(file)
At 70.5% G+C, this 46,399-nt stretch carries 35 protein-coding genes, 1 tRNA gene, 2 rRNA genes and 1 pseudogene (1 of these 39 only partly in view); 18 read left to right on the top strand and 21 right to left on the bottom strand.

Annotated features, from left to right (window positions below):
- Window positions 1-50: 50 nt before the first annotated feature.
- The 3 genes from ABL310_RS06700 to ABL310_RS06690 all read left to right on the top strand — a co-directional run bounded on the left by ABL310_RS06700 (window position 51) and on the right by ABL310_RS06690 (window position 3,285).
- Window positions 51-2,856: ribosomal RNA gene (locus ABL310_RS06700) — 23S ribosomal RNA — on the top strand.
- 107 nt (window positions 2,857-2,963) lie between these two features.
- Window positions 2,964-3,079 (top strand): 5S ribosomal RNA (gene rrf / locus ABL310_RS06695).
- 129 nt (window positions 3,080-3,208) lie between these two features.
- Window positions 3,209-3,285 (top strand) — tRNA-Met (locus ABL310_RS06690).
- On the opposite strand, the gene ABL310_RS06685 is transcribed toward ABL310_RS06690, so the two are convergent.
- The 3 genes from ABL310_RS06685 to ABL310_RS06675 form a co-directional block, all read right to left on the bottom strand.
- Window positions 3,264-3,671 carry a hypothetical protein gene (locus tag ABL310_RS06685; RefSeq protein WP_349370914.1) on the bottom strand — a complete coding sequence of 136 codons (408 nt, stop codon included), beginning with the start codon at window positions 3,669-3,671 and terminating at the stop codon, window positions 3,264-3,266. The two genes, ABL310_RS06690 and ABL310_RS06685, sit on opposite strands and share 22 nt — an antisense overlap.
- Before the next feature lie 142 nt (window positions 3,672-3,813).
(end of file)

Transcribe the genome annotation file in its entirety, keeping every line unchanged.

At 70.5% G+C, this 46,399-nt stretch carries 35 protein-coding genes, 1 tRNA gene, 2 rRNA genes and 1 pseudogene (1 of these 39 only partly in view); 18 read left to right on the top strand and 21 right to left on the bottom strand.

Annotated features, from left to right (window positions below):
- Window positions 1-50: 50 nt before the first annotated feature.
- The 3 genes from ABL310_RS06700 to ABL310_RS06690 all read left to right on the top strand — a co-directional run bounded on the left by ABL310_RS06700 (window position 51) and on the right by ABL310_RS06690 (window position 3,285).
- Window positions 51-2,856: ribosomal RNA gene (locus ABL310_RS06700) — 23S ribosomal RNA — on the top strand.
- 107 nt (window positions 2,857-2,963) lie between these two features.
- Window positions 2,964-3,079 (top strand): 5S ribosomal RNA (gene rrf / locus ABL310_RS06695).
- 129 nt (window positions 3,080-3,208) lie between these two features.
- Window positions 3,209-3,285 (top strand) — tRNA-Met (locus ABL310_RS06690).
- On the opposite strand, the gene ABL310_RS06685 is transcribed toward ABL310_RS06690, so the two are convergent.
- The 3 genes from ABL310_RS06685 to ABL310_RS06675 form a co-directional block, all read right to left on the bottom strand.
- Window positions 3,264-3,671 carry a hypothetical protein gene (locus tag ABL310_RS06685; RefSeq protein WP_349370914.1) on the bottom strand — a complete coding sequence of 136 codons (408 nt, stop codon included), beginning with the start codon at window positions 3,669-3,671 and terminating at the stop codon, window positions 3,264-3,266. The two genes, ABL310_RS06690 and ABL310_RS06685, sit on opposite strands and share 22 nt — an antisense overlap.
- Before the next feature lie 142 nt (window positions 3,672-3,813).